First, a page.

What was ALROSA’s economic performance for the last year to enter 2015?
I would say that 2014 was quite a successful year. We have achieved the planned figures with the production of 36.2 million carats. This is slightly below the figures of 2013, but this decline was planned and caused, among others, by addressing the problems of the Mir underground mine. The production decline has not affected our sales. By early 2014, ALROSA had nearly 18 million carats in stock and part of these rough diamonds was prepared for sale, which enabled our sales departments to operate on the market according to its conditions. With regard to rough diamond value, Bain, the company that carried out an in-depth market study, forecasted that the international demand and international supply of rough diamonds will be nearly equivalent until 2018, in other words it forecasted five years of stable prices. Despite these forecasts, 2014 was rather successful in terms of sales with the prices rising quite fast in the first half-year, while in the second half we faced a certain decline in demand. However, we finished the year with positive results and for the first time in the Company's history we have earned over USD 5 billion from sales of rough and polished diamonds. Our revenue under the Russian Accounting Standards is nearly RUB 159 billion. As for the profit, the situation is ambiguous. The Company's profit under the Russian Accounting Standards is nearly RUB 23 billion. The IFRS final statements have not been prepared yet but we are expecting the loss. It should be noted that we are talking about the ‘paper’ loss, since the International Financial Reporting Standards require that a corporate debt is revised at the rate as at the last day of the year. In this case the Company's rough diamond sales that during the year are recalculated at the rate of the month when the deal was closed. The result is that our average rate at sale is lower than the average rate at which the debt was recalculated. Again, we are talking about the ‘paper’ loss, which does not mean that the Company faces any cash problems, the more so as we have quite a long-term debt and we are absolutely comfortable with it. In 2014 we even managed to reduce our debt by more than USD 550 million due to successful sales. We hope that this year the things will go the other way round. At the beginning of this year the US dollar rate was high and the revenue therefore will be high in rouble equivalent.
On March 10 ALROSA starts mining at Botuobinskaya kimberlite pipe. Could you please tell more about this deposit, what deposit prospects are expected?
We start mining at Botuobinskaya kimberlite pipe because we need to suspend the production at Nyurbinskaya pipe, our major deposit of Nyurba MPD, for the reconstruction. Nyurbinsky open-pit mine has reached the interim level of 300 metres, and now we need to perform operations that would allow us to mine at greater depths. Putting into operation of the new kimberlite pipe was synchronized so as to get the processing capacity of Nyurba MPD fully loaded and to ensure the stable production of MPD of about 7.5 million carats per year. In 2015 Botuobinskaya will produce about 1 million carats of rough diamonds. Later, when the reconstruction of Nyurbinskaya kimberlite pipe is over, both these kimberlite pipes will produce ore at full capacity and we will have a reserve margin in case of any preventive stoppage at any of these open-pit mines. The optimum exploitation of production capacity is one of the major parameters of effective production for any enterprise. MPD consist of numerous facilities, in particular factory, tailings dump, water intake facilities, housing settlement. If the production declines while the fixed costs remain unchanged, the performance of an enterprise sinks to low. We have planned our diamond production so that Botuobinskaya be engaged during the open-pit mine reconstruction period, and then they will be operating in parallel, the total ore production however is still limited by the current processing capacities. Commissioning of Botuobinskaya pipe will not result in the increased production. It will certainly have better diamond content than Nyurbinskaya, and quality of diamonds will be higher. However there will be no radical growth.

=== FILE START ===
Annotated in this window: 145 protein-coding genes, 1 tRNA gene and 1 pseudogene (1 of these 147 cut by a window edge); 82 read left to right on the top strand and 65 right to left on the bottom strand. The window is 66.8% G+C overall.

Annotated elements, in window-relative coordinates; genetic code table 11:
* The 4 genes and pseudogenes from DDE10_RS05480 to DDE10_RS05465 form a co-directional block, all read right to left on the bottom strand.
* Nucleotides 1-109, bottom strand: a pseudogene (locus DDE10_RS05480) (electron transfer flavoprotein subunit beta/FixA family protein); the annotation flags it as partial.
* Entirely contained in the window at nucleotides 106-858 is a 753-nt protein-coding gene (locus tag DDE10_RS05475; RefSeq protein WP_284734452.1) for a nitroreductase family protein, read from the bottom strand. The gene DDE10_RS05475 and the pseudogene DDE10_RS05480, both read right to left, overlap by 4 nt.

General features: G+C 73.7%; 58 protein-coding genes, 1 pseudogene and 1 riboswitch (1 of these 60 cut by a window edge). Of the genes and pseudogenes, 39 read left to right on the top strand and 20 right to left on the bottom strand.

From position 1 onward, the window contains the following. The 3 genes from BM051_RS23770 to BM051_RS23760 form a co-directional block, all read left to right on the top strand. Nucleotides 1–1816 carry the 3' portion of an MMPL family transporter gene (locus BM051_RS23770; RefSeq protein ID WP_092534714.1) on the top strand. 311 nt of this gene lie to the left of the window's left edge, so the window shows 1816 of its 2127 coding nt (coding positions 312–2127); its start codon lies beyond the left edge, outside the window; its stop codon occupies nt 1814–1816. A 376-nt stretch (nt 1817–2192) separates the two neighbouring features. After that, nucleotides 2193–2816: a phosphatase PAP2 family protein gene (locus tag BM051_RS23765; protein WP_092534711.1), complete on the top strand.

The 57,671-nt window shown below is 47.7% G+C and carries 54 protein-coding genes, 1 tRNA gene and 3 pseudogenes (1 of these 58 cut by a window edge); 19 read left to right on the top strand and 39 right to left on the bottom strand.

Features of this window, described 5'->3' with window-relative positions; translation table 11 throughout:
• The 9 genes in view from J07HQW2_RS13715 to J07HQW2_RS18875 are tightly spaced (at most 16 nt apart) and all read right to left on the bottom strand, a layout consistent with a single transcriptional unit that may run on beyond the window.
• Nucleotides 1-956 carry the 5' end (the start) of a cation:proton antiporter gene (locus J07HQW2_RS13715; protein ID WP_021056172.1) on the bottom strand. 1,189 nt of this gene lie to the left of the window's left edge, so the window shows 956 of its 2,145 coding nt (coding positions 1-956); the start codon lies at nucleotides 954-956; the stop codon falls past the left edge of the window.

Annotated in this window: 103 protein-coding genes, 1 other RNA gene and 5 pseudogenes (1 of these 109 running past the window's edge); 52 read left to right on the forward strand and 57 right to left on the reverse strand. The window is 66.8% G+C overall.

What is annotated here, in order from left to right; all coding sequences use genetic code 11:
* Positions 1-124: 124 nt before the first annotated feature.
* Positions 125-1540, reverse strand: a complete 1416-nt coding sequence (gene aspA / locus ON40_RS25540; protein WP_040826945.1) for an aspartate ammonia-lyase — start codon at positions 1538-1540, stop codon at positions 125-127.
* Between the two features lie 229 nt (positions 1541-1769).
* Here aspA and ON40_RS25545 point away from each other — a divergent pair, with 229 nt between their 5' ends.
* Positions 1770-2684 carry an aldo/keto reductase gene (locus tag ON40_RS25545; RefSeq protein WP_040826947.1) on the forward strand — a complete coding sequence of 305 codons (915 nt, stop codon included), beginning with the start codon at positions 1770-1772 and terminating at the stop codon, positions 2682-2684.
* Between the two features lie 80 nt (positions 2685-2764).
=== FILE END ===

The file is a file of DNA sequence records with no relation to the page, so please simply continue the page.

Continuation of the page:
In recent years the Company maintained approximately the same production level. In the near future the Company expects production to increase up to 41 million carats. Why this particular production level was planned under the strategy? Is it some sort of technological limit of your processing capacities? Or is it the supply level you consider the best for the market?
There are several factors here. Growth to 41 million carats provided for in our long-term development strategy resulted from our previous years’ investments. All our major projects have already passed the investment stage and now they are at the stage of reaching the production capacity, which is true, for example, for underground mines. The production growth will be driven mainly by Severalmaz. Prior to commissioning of the new processing facilities, it dealt with the production of about 600 thousand carats per year. The production will grow to 2 million carats this year, it will gradually reach 4 million carats by 2018, and at its peak production will reach 5 million carats per year.
As to the sites in Yakutia, our key objective here is to maintain stable production levels. In case an enterprise has certain design capacity, it must be loaded to the maximum. Any decrease or increase has certain drawbacks. Of course we can go for one-time increase of diamond production in Yakutia, but in doing so we would make our prospective situation worse: the faster we mine, the faster the reserves are depleted. We should arrange our work so that our single-industry towns are not adversely affected. The production growth would certainly require the construction of new processing facilities and new investments, and we will not go for it.